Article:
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How Great Leaders Avoid The Groupthink Bog

By Rob Starr, Content Manager

“The further up the ladder you go, the easier it is to get isolated and surround yourself with people that tell you what you want to hear. I’ve always believed you’re better off as a leader surrounded by people who disagree with you.”

This from John Addison, the President and CEO of Addison Leadership Group. One of the first things you’ll notice about him is he’s amicable and well spoken, both perfect personality traits for a world-class speaker and motivator. However, even the best southern orator needs to have some solid credentials to be heard in the business world, and Addison excels there too.


From 1999 until March 2015, he served as a Co-Chief Executive Officer of Primerica, Inc. and was previously president of that company from 1995 to 1999 after holding several different positions in Primerica’s ranks. caught up with him recently to get his input on the ingredients that go into great leadership.

He starts by elaborating on his quote saying good leaders surround themselves with people who challenge their thinking and provide a new perspective.

“Only through these diverse kinds of opinions do you have the ability to move an organization,” Addison says. “When you’re the leader, you don’t just say that you want people’s input, they have to know they can

John Addison

John Addison

hare their strong opinions with you.”

Team Members

He’s also quick to point out this doesn’t mean you can run a business like a democracy. There needs to be one person in change who can make the necessary decisions when the organization needs to move forward. These good leaders also look for team members with skills that complement the ones they have to make the team more efficient and cohesive.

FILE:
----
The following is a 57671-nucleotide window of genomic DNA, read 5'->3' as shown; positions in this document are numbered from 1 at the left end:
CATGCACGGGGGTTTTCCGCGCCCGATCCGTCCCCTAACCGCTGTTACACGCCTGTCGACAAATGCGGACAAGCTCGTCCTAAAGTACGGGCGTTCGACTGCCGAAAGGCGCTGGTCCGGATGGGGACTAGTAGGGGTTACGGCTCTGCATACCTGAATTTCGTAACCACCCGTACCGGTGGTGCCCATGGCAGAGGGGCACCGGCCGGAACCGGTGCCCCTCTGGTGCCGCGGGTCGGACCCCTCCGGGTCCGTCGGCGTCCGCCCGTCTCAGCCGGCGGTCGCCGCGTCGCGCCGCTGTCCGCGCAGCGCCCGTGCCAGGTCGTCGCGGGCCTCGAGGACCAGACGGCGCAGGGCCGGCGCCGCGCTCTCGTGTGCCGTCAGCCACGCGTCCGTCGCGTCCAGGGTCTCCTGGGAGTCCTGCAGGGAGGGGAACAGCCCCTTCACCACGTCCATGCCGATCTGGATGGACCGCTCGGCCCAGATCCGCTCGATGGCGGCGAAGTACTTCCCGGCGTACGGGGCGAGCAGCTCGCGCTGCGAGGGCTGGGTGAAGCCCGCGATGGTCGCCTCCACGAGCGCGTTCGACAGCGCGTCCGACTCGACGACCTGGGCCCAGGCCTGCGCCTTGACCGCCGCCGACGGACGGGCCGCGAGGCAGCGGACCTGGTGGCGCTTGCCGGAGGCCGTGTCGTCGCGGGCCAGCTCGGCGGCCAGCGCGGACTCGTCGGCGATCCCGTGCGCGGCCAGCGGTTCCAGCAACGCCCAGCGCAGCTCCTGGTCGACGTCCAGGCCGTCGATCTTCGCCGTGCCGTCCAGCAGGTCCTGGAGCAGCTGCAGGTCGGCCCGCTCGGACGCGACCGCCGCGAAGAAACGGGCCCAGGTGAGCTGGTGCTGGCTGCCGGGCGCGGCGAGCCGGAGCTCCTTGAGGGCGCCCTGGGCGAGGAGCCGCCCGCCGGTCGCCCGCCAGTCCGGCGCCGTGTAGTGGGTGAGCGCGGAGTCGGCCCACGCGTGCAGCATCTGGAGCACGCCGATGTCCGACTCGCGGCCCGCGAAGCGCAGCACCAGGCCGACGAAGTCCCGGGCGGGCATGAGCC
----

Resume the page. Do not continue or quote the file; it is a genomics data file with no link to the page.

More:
Addison currently also serves as Non-Executive Chairman of Primerica Distribution and offers another piece of advice that might seem counterintuitive to people still clinging to more staid business models.

“Too many people spend their whole careers working on their weaknesses,” he says. “I’m not saying you don’t need to work on those, but you need to find the thing that you are specifically good at and work your but off and prepare. Then you’ve got a shot at being great at that skill.”

He believes great leaders and organizations put people in positions where their strengths shine. That requires diverse skill sets and the thinking to match.

“One of the great challenges for an organizations is when things fall prey to Groupthink where everybody thinks, acts and talks the same way.”

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